Leslie Sobel
Leslie Sobel
WINONA LAKE — Grace College is displaying the art exhibition of Leslie Sobel, an environmental artist from Ann Arbor, Mich.

The display, titled “Cartography of Loss,” is a selection from her mixed media series about the human impact on the environment, focusing on the effects of climate change on the Mississippi and the high latitudes, according to a news release from Grace College.

The free exhibit is open to the public and runs through Dec. 9 at the Art Gallery of Mount Memorial Hall, 1 Lancer Way, Winona Lake. The public is also welcome to attend Sobel’s artist talk on Nov. 17 at 7 p.m.

“Having Leslie on campus will be a great opportunity for our students pursuing the eco-art program at Grace,” said Kim M. Reiff, chair of the Department of Visual, Performing and Media Arts at Grace. “The daughter of two scientists, Leslie’s work is a masterful display of the intersection of art and science. She demonstrates how art can be leveraged to communicate environmental issues in our world that can resonate with each of us.”

Sobel’s work focuses on climate change and mankind’s disconnect from the natural world. In order to capture this, she frequently travels to remote places to conduct wilderness fieldwork with scientists, according to the news release.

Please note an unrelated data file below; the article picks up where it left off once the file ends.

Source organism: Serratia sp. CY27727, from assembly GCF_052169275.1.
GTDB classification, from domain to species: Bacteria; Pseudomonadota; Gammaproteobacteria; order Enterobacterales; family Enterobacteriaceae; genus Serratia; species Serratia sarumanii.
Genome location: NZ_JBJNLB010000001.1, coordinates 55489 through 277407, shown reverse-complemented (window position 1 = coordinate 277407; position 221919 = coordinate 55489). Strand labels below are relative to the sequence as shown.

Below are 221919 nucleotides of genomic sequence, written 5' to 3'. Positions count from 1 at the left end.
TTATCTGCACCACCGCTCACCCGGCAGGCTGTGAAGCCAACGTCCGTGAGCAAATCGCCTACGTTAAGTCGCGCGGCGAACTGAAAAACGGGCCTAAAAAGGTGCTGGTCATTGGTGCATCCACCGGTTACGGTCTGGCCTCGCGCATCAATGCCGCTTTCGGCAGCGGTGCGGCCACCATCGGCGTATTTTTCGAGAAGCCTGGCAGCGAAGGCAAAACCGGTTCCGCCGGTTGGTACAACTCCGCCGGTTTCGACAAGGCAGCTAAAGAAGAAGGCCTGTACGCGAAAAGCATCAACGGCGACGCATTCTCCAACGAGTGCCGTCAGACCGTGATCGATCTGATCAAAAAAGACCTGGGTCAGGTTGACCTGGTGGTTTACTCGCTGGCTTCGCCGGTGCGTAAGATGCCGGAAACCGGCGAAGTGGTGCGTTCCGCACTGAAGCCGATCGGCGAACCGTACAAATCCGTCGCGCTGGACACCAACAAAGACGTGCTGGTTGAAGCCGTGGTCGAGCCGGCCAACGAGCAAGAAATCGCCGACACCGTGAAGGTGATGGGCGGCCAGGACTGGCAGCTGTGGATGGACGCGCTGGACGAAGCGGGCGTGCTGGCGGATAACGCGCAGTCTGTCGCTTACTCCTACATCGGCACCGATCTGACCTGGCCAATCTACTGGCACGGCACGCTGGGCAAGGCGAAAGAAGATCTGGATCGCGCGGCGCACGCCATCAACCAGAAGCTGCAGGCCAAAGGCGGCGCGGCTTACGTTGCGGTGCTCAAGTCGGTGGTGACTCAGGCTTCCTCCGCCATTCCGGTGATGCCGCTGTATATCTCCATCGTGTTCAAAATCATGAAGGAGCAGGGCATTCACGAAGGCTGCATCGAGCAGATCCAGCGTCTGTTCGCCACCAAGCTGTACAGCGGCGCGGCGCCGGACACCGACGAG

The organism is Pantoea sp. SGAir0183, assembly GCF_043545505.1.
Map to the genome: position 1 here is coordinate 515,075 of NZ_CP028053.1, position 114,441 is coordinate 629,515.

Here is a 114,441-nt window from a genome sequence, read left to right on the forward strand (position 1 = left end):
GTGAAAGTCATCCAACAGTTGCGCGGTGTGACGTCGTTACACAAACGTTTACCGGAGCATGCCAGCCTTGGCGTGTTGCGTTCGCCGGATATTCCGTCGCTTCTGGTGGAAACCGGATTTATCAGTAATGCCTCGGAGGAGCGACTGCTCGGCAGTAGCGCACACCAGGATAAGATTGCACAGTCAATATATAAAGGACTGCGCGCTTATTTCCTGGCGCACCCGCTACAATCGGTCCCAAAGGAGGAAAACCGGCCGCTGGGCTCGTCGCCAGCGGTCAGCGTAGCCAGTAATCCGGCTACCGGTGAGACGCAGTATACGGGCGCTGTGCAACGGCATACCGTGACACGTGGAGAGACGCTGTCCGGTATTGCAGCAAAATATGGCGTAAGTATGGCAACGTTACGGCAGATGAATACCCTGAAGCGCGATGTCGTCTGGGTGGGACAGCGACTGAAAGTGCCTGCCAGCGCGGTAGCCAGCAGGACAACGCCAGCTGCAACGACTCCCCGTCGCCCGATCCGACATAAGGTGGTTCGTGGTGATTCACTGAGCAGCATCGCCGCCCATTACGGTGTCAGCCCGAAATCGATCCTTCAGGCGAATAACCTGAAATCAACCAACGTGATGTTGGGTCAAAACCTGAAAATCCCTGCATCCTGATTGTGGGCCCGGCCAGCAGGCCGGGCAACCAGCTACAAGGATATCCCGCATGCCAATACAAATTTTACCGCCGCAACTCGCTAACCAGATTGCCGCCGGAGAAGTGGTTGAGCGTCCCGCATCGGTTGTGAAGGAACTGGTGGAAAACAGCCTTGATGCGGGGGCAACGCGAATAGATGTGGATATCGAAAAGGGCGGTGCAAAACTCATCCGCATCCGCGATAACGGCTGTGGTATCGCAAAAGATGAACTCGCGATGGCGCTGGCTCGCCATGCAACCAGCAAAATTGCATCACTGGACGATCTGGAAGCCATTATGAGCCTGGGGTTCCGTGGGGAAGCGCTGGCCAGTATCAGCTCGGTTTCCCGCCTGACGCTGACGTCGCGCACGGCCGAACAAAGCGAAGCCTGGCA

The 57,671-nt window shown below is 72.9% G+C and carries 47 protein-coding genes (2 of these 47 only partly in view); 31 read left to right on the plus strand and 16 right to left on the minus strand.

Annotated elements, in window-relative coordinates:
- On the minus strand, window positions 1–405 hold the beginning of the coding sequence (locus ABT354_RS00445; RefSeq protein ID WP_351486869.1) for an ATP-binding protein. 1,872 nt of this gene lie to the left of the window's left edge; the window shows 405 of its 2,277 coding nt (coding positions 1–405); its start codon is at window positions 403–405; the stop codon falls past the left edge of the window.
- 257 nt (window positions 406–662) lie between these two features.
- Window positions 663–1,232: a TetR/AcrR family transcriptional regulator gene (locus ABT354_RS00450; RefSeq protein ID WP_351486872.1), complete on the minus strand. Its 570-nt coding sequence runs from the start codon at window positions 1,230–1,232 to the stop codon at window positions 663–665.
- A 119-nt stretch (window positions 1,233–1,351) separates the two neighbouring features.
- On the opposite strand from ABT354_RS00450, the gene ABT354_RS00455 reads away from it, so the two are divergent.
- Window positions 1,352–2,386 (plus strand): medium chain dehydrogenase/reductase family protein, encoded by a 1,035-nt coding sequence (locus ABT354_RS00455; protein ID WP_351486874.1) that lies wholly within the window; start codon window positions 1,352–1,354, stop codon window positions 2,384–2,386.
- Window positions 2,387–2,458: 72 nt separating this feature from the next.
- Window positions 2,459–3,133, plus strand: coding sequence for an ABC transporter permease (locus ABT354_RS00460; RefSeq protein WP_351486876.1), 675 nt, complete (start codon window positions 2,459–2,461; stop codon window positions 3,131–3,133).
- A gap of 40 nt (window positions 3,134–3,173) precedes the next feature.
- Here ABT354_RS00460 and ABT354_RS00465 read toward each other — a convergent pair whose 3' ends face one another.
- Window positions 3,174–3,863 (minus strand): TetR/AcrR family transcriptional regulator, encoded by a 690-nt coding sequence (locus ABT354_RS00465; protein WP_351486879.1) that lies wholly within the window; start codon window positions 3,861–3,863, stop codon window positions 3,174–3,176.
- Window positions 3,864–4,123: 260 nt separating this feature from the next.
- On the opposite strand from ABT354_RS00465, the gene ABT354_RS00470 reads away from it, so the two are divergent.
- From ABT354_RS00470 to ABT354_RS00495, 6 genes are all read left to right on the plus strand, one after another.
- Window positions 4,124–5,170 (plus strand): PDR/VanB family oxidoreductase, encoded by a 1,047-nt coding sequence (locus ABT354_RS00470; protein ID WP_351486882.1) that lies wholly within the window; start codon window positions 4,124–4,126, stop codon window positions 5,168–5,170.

Currently, Sobel is on board the Tall Ship Antigua, participating in a climate-focused residency. She is sailing the Svalbard Archipelago in the high arctic with a group of artists and climate researchers. In 2017, she camped on an ice field in the Yukon Territory with a group of glaciologists in order to display the effects of climate change on the high latitudes.

Sobel holds a BFA from the University of Michigan and an MFA from the University of Hartford. She works in mixed media frequently incorporating photography, scientific data and more traditional materials.

Gallery hours are Monday through Friday, 10:30 a.m. to 5 p.m.

For more information, call the Grace College Department of Visual, Performing and Media Arts at 574-372-5100, ext. 6022, or email [email protected]. The exhibit is ADA accessible.